The four-lane highway south of this once proud city traversed a landscape of citrus orchards, divided by cypress trees. In the distance. the green mountains were dotted with villages – a scene which could very well have been from a south European landscape. Perhaps it was because of this that the Crusaders felt at home. The remains of castles. towers and look-outs have made this part of Syria a paradise for those who conti nue to find romance in the Crusades.

A short distance before Banyas, once a Phoenician port. 34 miles south of Latakia , we saw the enormous citadel of Marqab towering atop a mountain. Taking a side road , we quickly made our way up the terence mountainside to this huge bulk of glowering basal t rock .

One of the great Crusader fortresses. Marqab, J ,640 feet above sea level is an enormous fortress covering 2 acres with 4 square and round towers jutting from the curtain wall that encircles the hilltop, forming a triangular bastion . Its southern comer, sharper than the others and bristling with defences, has a keep rising above it like a prow of some fantastically huge ocean liner.

Commanding an important route across Syria’s coastal range. the site of the fortress of Marqab, whose name in Arabic means ‘lookout’. has been a strategic spot since Byzantine times. However. it was only during the Crusades that it became famous. After changing hands several times. major additions were made in A.O. J 140 by the Hospitallcer Knights to its fortifications. Salad in did not even try to breach its wall and it withstood the attacks by the Mamel uk Sultan Baybars. Thereafter the Crusaders believed it was impregnable, but in 1285. it fell to the armies of the Mameluk Sultan Qalaoun.

The Salloum Files: Syria's Crusader Castles

Crac des Chevaliers, Crusader Castle, Syria

Inside, the castle is in an advanced state of disrepair. Only a Gothic chapel and the keep are still in good condition. However, from is grass-grown and windswept outer battlements we enjoyed a breath-taking view of the mountainous landscape and the Mediterranean below.

Fifty-six m iles south of Latakia. we were i n Tartous. once the main supply port of the Crusaders and today Syria’s second largest port. For decades a base for the Templer Knights, it was lost to the Crusaders in 1291 . We drove into the medieval heart of the fast expanding seaport , amazed to see homes built on top of what must have been wide Crusader walls.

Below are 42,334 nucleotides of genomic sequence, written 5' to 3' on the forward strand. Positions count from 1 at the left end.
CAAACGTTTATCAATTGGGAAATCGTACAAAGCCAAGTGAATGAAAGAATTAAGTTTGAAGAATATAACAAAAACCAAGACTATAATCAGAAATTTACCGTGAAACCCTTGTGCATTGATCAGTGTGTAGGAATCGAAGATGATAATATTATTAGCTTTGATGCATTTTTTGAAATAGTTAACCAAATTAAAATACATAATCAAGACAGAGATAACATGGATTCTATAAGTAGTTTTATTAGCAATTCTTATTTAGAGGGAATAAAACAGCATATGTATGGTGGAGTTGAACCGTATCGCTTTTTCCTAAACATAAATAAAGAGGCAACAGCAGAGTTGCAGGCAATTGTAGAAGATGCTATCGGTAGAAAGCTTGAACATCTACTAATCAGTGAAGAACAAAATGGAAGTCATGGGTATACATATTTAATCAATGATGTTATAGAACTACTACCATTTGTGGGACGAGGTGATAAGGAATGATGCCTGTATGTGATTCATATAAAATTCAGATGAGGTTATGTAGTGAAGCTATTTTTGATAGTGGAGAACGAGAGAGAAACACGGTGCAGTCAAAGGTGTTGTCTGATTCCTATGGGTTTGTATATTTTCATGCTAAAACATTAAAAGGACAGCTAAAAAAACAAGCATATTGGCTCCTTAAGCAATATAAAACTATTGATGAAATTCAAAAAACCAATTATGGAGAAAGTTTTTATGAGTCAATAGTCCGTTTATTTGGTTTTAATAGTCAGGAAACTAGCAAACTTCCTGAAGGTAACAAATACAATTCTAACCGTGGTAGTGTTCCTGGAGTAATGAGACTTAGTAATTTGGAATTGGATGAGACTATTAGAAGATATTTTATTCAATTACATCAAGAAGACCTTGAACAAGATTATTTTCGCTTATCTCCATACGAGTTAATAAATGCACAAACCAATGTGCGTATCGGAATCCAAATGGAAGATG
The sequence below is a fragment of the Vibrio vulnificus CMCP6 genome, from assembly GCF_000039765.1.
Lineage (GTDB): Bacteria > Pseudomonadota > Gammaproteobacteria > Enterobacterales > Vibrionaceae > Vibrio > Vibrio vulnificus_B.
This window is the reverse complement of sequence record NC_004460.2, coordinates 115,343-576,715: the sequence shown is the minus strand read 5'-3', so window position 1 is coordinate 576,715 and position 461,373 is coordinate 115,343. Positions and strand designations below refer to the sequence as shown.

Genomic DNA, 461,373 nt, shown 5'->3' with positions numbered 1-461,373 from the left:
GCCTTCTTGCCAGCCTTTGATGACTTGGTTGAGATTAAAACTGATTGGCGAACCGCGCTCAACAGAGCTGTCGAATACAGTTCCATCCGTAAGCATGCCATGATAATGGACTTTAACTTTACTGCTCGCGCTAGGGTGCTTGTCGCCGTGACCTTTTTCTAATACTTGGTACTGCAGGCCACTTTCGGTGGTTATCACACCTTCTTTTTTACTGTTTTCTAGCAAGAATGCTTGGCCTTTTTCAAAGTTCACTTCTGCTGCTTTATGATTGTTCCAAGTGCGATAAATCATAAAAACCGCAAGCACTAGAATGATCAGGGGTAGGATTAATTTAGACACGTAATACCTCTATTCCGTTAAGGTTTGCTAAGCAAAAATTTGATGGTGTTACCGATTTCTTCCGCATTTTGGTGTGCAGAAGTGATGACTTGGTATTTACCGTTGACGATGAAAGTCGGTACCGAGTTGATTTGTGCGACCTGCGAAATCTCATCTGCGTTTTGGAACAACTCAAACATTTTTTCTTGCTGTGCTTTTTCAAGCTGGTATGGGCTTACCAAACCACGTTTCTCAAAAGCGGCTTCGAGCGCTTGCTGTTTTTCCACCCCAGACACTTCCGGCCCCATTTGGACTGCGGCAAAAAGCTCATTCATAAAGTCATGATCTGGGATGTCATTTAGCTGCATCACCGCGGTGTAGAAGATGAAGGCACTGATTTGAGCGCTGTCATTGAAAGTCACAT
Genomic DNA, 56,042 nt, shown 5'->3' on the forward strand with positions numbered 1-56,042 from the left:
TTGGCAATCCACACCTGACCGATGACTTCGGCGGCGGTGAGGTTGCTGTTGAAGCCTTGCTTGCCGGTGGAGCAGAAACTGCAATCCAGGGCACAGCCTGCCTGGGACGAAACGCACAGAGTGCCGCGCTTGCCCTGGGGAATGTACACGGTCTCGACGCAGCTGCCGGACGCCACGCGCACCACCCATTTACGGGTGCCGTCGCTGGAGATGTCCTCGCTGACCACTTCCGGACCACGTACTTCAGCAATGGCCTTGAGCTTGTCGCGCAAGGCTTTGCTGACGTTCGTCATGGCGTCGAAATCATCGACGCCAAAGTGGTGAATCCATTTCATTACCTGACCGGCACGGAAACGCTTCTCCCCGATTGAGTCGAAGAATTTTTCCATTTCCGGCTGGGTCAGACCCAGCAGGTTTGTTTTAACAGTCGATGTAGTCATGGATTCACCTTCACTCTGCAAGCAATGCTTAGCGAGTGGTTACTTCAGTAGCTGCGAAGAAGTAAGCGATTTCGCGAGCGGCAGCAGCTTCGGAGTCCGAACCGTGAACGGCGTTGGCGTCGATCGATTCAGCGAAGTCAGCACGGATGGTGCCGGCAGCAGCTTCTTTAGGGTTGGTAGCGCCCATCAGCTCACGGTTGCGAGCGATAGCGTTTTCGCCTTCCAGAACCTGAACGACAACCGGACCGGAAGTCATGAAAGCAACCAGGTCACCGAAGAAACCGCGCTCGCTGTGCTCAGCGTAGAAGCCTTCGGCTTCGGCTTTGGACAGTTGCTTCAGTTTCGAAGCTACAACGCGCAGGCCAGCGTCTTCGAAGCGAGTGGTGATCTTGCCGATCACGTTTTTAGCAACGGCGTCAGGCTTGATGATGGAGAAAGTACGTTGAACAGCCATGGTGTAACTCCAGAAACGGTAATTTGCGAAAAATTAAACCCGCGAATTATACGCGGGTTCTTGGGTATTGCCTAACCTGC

Our stop at the cathedral. a jewel of Romanesque art, now serving as a museum , was our farewell to the city. After examining the half dozen sarcophagi unearthed in nearby Amrit and an 800 B.C. stone carving of the god Baal, we left for the mountain town of Safita.

All around us as far as the eye could see were olive fields dotted with prosperous looking clean villages. In less than an hour we were in Safita   – a town of tiled roofs surrounded by flowering trees and olive groves. It is built on the site of a fortress the Crusaders called Castle Le Blanc (the White Fort). We climbed its still standing burj (tower) from which we could survey the countryside for a great distance. In times of danger, during the Crusades. smoke signals were relayed between Saladin’s Castle, Marqab, Safita and Crac des Chevaliers, our next stop.

As we drove towards this most famous medieval citadel in the world. 40 miles southeast of Tartous. we could see it towering i n the distance from many of the elevated parts on the road. Our spirits were high in anticipation of exploring this epitome of twelfth-century fortress buildings. A few minutes later, we could see clearly, silhouetted on a high hill , the most extraordinary of all Crusader strongholds in the Middle East.

On the beaches of North America or western Europe. when children build their sandcastles, little do they know that they are instinctively copying the citadel of Crac des Chevaliers ( Fortress of the Knights) – a paragon of castles. Like others. during my youthful years, I have erected countless citadels i n the sand, but had never dreamed l was building a prototype of one of the mightiest and best preserved castles in the world.

The Salloum Files: Syria's Crusader Castles

Crac des Chevaliers, Crusader Castle, Syria

In later years. I read about Crac des Chevaliers by travellers who described it as the most gigantic and beautiful citadel from the Middle Ages and this had made me yearn to walk its ramparts. Today my dream was about to come true and we were on our way to visit the archetype of sandcastles.

As we drove upwards through the town of al-Husn. our small auto and even the town itself were dwarfed by the huge overshadowing fortress. After we stopped our auto near the citadel ‘s eastern entrance, I am amazed to see the massive walls towering above us and marvelled of hmv men , before the invention of gunpowder, could have breached its defences.